By Stephen Gibbs
BBC News, Havana
The summit of the Non-Aligned Movement being held in Havana has ended with delegates agreeing a final statement.
Mr Castro (R) only met a handful of dignitaries
The movement consists of 118 countries, mostly from the developing world.
Several of the more than 50 heads of state and government attending the meeting are known for their strong criticism of the United States.
The host, Cuban President Fidel Castro, understood to be recuperating from a gastric illness, did not make a public appearance during the event.
The delegates representing almost two-thirds of all the countries in the world gave their approval to a document which spells out the points they agree on.
There is strong condemnation of Israel's recent intervention in Lebanon, a call for the United Nations to be more representative of smaller nations, support for Iran's nuclear energy plans and implicit criticism of much of US foreign policy.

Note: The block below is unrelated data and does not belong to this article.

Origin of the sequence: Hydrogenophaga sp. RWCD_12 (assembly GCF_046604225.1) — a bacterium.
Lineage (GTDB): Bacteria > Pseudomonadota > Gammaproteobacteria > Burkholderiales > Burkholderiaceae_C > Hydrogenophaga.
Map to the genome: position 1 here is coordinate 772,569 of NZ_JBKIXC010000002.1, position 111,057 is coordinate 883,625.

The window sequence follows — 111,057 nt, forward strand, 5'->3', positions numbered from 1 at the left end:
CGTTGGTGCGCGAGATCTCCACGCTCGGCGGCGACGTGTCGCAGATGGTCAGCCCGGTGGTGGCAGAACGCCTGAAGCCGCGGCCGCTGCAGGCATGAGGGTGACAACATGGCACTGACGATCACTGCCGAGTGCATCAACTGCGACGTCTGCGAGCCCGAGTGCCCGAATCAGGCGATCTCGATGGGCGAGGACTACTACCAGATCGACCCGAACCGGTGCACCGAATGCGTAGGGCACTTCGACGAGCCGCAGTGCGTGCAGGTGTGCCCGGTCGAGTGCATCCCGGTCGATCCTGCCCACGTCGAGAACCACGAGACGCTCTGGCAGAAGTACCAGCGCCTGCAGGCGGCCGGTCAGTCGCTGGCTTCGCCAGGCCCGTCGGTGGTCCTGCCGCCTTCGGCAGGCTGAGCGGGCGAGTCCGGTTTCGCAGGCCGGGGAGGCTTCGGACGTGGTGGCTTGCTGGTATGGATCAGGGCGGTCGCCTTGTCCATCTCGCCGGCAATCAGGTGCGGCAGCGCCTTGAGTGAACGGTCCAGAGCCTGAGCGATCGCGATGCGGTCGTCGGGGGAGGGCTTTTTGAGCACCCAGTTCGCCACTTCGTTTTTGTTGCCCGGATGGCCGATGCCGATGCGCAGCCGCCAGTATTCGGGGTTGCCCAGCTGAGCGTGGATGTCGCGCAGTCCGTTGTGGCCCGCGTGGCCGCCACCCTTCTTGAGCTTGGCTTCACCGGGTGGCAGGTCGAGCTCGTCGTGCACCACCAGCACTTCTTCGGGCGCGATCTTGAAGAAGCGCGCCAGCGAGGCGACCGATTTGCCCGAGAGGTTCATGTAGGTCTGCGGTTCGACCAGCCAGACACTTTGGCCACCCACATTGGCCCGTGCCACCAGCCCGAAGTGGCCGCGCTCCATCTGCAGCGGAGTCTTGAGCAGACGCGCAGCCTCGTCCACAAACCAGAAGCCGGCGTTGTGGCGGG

Many of the world leaders attending the summit used their seven allocated minutes at the podium to vent their anger at the Bush administration.
The senior North Korean delegate said that American threats had forced his country to arm itself with nuclear weapons.
The most significant agreement occurred at the summit sidelines - Prime Minister Manmohan Singh of India and President Pervez Musharraf of Pakistan announced that they would re-start stalled peace talks and co-operate in the fight against terrorism.
Conspicuous by his absence throughout this event was its host, Fidel Castro.
He was only able to greet a handful of visitors from his hospital room.
But he was duly elected chairman of the Non-Aligned Movement for the next three years.